Monkeypox: Dr Chris outlines the main symptoms
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Around 20 cases of monkeypox have been recorded in the UK alone, but health officials have insisted the risk to the wider public remains low. Typically the virus struggles to be passed between humans, with symptoms clearing up after several weeks. During the weekend a handful of countries reported new outbreaks while the World Health Organization (WHO) has warned more infections are likely.
Where has monkeypox been detected?
Austria, Israel and Switzerland have become the latest countries to report cases of monkeypox, taking the overall number of nations to 15.
A single infected person was detected in both Israel and Switzerland. The former has confirmed it’s investigating other suspected cases.
On Monday, Scotland also announced its first case of the virus, adding to the 20 already confirmed within the British Isles.
According to official data from the WHO, there have been 92 laboratory confirmed cases globally.
A further 28 suspected cases are being investigated – correct as of Saturday, May 21.
Its figures showed the following countries have confirmed cases of the virus:
- Australia: One to five cases
- Belgium: One to five cases
- Canada: One to five cases
- France: One to five cases
- Germany: One to five cases
- Italy: One to five cases
- Netherlands: One to five cases
- Portugal: 21 to 30 cases
- Spain: 21 to 30 cases
- Sweden: One to five cases
- UK: 21 to 30 cases
- US: One to five cases
Cases of monkeypox are rare outside of central and western Africa, where it was first detected in humans in 1970.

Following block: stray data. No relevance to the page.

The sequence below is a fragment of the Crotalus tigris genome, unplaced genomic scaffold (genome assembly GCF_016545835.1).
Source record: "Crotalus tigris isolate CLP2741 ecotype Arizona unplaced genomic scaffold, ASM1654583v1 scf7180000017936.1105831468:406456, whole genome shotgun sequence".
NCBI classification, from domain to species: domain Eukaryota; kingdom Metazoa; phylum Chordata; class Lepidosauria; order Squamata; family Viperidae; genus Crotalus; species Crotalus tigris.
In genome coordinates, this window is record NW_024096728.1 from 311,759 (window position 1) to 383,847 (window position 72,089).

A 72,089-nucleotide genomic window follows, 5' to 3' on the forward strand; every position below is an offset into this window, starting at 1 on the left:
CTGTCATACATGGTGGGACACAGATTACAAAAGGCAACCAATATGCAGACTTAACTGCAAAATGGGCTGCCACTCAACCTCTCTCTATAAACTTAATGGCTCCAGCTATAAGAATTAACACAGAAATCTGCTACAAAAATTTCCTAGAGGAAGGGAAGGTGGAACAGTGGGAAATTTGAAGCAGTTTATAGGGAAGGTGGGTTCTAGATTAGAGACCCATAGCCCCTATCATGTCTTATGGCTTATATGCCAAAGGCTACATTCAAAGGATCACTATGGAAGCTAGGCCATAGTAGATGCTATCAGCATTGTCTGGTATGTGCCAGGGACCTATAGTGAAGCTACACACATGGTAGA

Before then, the virus had been picked up in laboratory monkeys during the 1950s.
Although monkeypox does not spread easily between humans, it can still be passed on.
Ways this can be done include:
- Touching clothing, bedding or towels used by someone with the monkeypox rash
- Touching monkeypox skin blisters or scabs
- The coughs or sneezes of a person with the monkeypox rash
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The UK Health Security Agency (UKHSA) has advised anyone who has had direct or household contact with a confirmed case to isolate for 21 days.
Contacts have also been issued guidance to provide details for contact tracing, cease travelling and avoid contact with immunosuppressed people, pregnant women, and children under 12.
Dr Susan Hopkins from the UKHSA confirmed that the agency has detected cases which have no contact with anyone who has visited West Africa, where the disease is endemic.
Symptoms of monkeypox can include, but are not limited to:
- Muscle aches
- Swollen lymph nodes
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